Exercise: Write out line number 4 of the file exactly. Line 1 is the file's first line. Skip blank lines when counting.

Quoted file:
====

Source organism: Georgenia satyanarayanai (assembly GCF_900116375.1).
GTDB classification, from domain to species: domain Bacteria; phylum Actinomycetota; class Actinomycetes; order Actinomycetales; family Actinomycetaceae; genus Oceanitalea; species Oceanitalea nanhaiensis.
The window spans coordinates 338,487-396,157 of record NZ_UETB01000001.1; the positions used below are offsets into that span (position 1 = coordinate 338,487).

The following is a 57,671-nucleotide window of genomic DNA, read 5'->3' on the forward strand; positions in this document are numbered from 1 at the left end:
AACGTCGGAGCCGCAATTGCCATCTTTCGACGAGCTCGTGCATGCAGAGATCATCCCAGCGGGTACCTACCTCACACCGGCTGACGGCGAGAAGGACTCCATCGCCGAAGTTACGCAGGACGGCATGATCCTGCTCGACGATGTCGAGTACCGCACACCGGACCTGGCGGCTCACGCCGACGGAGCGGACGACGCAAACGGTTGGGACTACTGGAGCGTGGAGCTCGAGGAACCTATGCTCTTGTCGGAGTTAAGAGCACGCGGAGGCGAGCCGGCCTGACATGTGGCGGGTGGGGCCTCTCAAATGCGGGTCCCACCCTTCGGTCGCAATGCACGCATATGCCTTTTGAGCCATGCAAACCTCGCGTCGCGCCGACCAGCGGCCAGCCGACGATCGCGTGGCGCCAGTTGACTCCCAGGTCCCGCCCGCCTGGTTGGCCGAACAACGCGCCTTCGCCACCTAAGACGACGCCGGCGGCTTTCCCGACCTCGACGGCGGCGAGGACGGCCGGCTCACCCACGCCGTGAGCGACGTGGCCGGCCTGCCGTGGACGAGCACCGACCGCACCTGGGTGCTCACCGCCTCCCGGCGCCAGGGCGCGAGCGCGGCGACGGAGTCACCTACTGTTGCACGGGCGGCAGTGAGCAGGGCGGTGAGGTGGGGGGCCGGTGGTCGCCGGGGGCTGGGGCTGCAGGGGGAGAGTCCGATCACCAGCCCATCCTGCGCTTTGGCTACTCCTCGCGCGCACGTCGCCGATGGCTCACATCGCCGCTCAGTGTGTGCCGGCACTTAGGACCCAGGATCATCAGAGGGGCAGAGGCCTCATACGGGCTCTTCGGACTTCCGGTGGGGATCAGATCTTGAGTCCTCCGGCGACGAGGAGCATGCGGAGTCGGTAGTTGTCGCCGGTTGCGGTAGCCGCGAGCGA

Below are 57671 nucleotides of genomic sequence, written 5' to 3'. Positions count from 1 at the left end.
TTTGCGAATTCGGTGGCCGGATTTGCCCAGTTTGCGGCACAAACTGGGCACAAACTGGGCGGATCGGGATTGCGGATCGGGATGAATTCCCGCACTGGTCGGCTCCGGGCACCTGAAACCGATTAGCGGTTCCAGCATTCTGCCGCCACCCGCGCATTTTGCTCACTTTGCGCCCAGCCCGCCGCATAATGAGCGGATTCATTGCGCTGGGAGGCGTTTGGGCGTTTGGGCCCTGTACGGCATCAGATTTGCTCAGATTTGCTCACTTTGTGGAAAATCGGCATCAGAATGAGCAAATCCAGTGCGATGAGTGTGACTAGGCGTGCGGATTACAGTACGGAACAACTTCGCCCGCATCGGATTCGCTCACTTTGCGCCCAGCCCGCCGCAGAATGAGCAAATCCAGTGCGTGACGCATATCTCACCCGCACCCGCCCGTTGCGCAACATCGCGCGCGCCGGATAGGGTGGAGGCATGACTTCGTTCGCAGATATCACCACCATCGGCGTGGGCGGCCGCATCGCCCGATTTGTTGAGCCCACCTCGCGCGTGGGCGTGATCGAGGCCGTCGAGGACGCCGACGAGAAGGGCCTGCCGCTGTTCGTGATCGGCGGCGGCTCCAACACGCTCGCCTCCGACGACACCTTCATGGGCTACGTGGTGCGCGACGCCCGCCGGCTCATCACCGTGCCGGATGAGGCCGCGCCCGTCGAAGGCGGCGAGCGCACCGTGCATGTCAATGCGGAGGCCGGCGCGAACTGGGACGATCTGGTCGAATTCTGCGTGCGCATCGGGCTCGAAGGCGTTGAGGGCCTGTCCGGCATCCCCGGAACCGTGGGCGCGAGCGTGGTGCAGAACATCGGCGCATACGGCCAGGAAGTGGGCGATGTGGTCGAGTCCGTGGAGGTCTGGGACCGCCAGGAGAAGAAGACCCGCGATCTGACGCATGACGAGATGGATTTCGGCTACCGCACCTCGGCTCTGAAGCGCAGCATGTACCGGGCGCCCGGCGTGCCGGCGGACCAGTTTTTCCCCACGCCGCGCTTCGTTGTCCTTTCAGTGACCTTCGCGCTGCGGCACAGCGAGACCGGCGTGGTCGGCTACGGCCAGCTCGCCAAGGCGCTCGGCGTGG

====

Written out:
The following is a 57,671-nucleotide window of genomic DNA, read 5'->3' on the forward strand; positions in this document are numbered from 1 at the left end: